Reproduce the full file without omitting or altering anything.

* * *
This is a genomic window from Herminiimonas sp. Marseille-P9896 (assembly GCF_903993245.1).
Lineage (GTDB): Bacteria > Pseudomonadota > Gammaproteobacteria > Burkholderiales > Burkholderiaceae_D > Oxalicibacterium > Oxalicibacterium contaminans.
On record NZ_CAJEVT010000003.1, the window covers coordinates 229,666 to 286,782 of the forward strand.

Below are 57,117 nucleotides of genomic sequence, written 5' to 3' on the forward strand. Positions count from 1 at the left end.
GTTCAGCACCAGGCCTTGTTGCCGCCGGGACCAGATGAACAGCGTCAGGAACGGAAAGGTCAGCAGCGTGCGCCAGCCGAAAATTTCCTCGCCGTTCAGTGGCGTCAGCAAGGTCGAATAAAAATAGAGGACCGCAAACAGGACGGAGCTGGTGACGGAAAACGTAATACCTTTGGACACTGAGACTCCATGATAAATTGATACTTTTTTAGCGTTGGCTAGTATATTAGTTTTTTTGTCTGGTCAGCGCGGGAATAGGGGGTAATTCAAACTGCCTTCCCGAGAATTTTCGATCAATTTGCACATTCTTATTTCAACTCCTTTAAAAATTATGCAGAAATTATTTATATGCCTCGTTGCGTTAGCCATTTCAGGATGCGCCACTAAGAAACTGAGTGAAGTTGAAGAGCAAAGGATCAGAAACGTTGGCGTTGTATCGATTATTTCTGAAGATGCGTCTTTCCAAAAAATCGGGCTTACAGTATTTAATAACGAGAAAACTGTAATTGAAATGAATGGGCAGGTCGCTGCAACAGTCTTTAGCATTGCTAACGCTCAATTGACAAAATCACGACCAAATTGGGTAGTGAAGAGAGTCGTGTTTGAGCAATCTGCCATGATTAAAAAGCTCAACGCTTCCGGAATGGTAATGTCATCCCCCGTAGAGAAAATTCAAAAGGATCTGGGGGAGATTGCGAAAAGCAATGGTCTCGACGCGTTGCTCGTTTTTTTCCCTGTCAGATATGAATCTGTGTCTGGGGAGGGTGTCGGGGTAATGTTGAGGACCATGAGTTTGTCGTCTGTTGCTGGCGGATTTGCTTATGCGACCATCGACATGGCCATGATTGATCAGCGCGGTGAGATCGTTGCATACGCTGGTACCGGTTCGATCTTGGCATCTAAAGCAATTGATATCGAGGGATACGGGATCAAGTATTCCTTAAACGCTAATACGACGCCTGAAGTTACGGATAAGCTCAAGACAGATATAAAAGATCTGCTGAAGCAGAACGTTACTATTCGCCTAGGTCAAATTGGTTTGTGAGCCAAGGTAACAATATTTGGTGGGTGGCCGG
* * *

This is a genomic window from Herminiimonas sp. Marseille-P9896 (assembly GCF_903993245.1).
Lineage (GTDB): Bacteria > Pseudomonadota > Gammaproteobacteria > Burkholderiales > Burkholderiaceae_D > Oxalicibacterium > Oxalicibacterium contaminans.
On record NZ_CAJEVT010000003.1, the window covers coordinates 229,666 to 286,782 of the forward strand.

Below are 57,117 nucleotides of genomic sequence, written 5' to 3' on the forward strand. Positions count from 1 at the left end.
GTTCAGCACCAGGCCTTGTTGCCGCCGGGACCAGATGAACAGCGTCAGGAACGGAAAGGTCAGCAGCGTGCGCCAGCCGAAAATTTCCTCGCCGTTCAGTGGCGTCAGCAAGGTCGAATAAAAATAGAGGACCGCAAACAGGACGGAGCTGGTGACGGAAAACGTAATACCTTTGGACACTGAGACTCCATGATAAATTGATACTTTTTTAGCGTTGGCTAGTATATTAGTTTTTTTGTCTGGTCAGCGCGGGAATAGGGGGTAATTCAAACTGCCTTCCCGAGAATTTTCGATCAATTTGCACATTCTTATTTCAACTCCTTTAAAAATTATGCAGAAATTATTTATATGCCTCGTTGCGTTAGCCATTTCAGGATGCGCCACTAAGAAACTGAGTGAAGTTGAAGAGCAAAGGATCAGAAACGTTGGCGTTGTATCGATTATTTCTGAAGATGCGTCTTTCCAAAAAATCGGGCTTACAGTATTTAATAACGAGAAAACTGTAATTGAAATGAATGGGCAGGTCGCTGCAACAGTCTTTAGCATTGCTAACGCTCAATTGACAAAATCACGACCAAATTGGGTAGTGAAGAGAGTCGTGTTTGAGCAATCTGCCATGATTAAAAAGCTCAACGCTTCCGGAATGGTAATGTCATCCCCCGTAGAGAAAATTCAAAAGGATCTGGGGGAGATTGCGAAAAGCAATGGTCTCGACGCGTTGCTCGTTTTTTTCCCTGTCAGATATGAATCTGTGTCTGGGGAGGGTGTCGGGGTAATGTTGAGGACCATGAGTTTGTCGTCTGTTGCTGGCGGATTTGCTTATGCGACCATCGACATGGCCATGATTGATCAGCGCGGTGAGATCGTTGCATACGCTGGTACCGGTTCGATCTTGGCATCTAAAGCAATTGATATCGAGGGATACGGGATCAAGTATTCCTTAAACGCTAATACGACGCCTGAAGTTACGGATAAGCTCAAGACAGATATAAAAGATCTGCTGAAGCAGAACGTTACTATTCGCCTAGGTCAAATTGGTTTGTGAGCCAAGGTAACAATATTTGGTGGGTGGCCGG